Mishandled Wheelchairs and Scooters
In February 2019, reporting marketing airlines reported checking 34,828 wheelchairs and scooters and mishandling 593, a rate of 1.70% mishandled, compared to a rate of 2.06% mishandled in January 2019. In December 2018, DOT reported mishandled wheelchairs and scooters data for carriers for the first time. See the April 2019 Air Travel Consumer Report for mishandled wheelchair and scooter numbers by airline.
Bumping/oversales data, unlike other air carrier data, are reported quarterly rather than monthly. Fourth quarter 2018 bumping/oversales data were released in the February 2019 Air Travel Consumer Report. First quarter 2019 bumping/oversales data will be available in the May 2019 Air Travel Consumer Report.
Incidents Involving Animals
In February 2019, U.S. airlines reported no incidents involving the death, injury, or loss of an animal while traveling by air, down from the one report filed in both February 2018 and in January 2019.
Complaints About Airline Service
In February 2019, DOT received 1,067 complaints about airline service from consumers, up 1.9 percent from the total of 1,047 filed in February 2018 and up 21.5 percent from the 878 received in January 2019.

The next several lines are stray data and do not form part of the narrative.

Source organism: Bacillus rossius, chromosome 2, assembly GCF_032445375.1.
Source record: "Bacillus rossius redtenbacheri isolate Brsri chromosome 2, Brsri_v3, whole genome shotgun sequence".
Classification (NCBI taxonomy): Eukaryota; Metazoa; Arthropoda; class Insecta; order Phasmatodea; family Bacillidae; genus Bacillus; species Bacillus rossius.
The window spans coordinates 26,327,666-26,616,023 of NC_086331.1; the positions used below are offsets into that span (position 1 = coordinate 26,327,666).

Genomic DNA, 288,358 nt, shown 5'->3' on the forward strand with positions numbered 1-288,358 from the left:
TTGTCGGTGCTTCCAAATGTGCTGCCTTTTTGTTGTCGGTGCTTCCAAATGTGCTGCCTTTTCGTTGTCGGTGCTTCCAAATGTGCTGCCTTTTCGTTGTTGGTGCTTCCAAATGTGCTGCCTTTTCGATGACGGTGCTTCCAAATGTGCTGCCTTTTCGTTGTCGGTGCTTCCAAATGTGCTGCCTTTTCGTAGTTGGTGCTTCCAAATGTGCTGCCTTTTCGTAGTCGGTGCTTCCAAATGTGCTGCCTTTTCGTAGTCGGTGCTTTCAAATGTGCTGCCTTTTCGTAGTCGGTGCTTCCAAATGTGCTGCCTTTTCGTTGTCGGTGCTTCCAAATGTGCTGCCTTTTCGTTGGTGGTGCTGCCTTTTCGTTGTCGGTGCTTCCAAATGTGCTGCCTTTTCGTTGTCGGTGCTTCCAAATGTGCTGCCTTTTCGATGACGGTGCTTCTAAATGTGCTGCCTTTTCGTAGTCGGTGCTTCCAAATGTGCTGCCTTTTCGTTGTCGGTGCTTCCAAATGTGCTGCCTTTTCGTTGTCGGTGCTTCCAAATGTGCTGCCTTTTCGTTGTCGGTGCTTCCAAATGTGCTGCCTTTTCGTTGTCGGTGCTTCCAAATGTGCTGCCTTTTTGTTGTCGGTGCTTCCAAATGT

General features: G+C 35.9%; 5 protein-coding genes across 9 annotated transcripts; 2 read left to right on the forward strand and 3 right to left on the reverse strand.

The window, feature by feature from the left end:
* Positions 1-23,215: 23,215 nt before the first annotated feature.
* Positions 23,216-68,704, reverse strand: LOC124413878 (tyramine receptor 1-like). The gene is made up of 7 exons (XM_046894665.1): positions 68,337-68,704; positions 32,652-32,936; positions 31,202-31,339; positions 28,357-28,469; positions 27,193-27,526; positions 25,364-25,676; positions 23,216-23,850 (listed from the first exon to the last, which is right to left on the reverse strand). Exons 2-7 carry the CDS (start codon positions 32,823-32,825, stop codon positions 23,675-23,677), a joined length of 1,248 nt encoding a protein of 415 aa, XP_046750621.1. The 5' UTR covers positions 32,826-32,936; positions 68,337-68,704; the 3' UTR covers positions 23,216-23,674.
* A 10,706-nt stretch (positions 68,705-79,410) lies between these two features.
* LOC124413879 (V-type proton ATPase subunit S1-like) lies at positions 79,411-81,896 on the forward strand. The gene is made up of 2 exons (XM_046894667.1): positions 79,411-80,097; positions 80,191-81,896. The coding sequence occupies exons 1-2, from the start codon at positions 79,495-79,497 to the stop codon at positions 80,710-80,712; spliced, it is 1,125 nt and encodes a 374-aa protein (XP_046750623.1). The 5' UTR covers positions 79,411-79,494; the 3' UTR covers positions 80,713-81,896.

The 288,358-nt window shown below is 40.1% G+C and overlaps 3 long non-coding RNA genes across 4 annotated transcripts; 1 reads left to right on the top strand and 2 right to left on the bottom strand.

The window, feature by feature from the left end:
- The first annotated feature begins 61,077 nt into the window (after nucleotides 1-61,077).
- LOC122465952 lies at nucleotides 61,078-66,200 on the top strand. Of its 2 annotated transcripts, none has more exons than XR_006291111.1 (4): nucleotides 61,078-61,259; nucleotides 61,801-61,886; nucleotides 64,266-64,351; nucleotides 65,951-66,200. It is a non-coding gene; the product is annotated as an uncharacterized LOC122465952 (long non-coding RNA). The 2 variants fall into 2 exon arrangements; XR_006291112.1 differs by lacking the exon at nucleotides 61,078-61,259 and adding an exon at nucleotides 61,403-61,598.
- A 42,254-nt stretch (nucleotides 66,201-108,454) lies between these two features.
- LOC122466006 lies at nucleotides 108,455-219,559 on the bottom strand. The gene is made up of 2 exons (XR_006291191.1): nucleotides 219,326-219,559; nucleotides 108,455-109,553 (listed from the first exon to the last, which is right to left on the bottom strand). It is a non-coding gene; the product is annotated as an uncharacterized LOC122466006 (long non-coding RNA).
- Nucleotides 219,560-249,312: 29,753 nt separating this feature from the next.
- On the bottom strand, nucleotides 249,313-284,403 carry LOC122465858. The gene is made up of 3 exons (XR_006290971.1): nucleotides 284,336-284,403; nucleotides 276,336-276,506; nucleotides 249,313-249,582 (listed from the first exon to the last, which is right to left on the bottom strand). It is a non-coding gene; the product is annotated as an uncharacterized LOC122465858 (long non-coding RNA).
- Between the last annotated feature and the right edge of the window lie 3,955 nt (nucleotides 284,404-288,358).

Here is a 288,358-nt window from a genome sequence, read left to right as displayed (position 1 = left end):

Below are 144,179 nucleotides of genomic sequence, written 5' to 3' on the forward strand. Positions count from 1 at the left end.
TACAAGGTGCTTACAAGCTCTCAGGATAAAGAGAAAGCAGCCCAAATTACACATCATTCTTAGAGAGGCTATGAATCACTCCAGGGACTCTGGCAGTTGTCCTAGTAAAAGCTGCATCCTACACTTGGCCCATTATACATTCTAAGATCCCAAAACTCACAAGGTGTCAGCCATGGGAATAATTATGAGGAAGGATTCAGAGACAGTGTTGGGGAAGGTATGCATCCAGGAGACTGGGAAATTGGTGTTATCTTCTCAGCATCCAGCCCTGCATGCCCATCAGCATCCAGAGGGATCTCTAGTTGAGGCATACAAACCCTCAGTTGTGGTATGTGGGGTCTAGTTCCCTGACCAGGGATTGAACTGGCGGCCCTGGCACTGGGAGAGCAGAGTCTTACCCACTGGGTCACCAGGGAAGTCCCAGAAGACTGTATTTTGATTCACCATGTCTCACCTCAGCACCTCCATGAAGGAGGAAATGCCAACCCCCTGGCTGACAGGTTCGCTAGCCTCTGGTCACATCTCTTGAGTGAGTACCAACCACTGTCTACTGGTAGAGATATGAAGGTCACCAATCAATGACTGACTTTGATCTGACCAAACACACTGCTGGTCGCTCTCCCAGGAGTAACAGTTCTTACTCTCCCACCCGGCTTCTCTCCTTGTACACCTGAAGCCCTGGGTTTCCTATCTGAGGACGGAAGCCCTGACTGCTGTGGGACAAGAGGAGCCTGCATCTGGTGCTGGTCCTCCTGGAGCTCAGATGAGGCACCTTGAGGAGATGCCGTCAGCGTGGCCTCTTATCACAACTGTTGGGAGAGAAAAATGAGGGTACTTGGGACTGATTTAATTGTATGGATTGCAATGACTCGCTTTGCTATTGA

Complaints About Treatment of Disabled Passengers
In February 2019, the Department received a total of 59 disability-related complaints, up from both the 53 complaints received in February 2018 and the 48 complaints received in January 2019. All complaints alleging discrimination on the basis of disability are investigated.
Complaints About Discrimination
In February 2019, the Department received 14 complaints alleging discrimination – nine regarding race, two regarding color, two regarding religion, and one categorized as “other.” This is up from the total of five discrimination complaints reported in February 2018 and the seven reported in January 2019. All complaints alleging discrimination are investigated to determine if there has been a violation(s) of the passenger’s civil rights.
Consumers may file air travel consumer or civil rights complaints online at http://airconsumer.dot.gov/escomplaint/ConsumerForm.cfm, by voicemail at (202) 366-2220, or by TTY at (202) 366-0511. They may also mail a complaint to the Aviation Consumer Protection Division, U.S. Department of Transportation, C-75, W96-432, 1200 New Jersey Avenue, SE, Washington, DC 20590.
Consumers who want on-time performance data for specific flights should call their airline’s reservation number or their travel agent. This information is available on the computerized reservation systems used by these agents. The information is also available on the appropriate carrier’s website.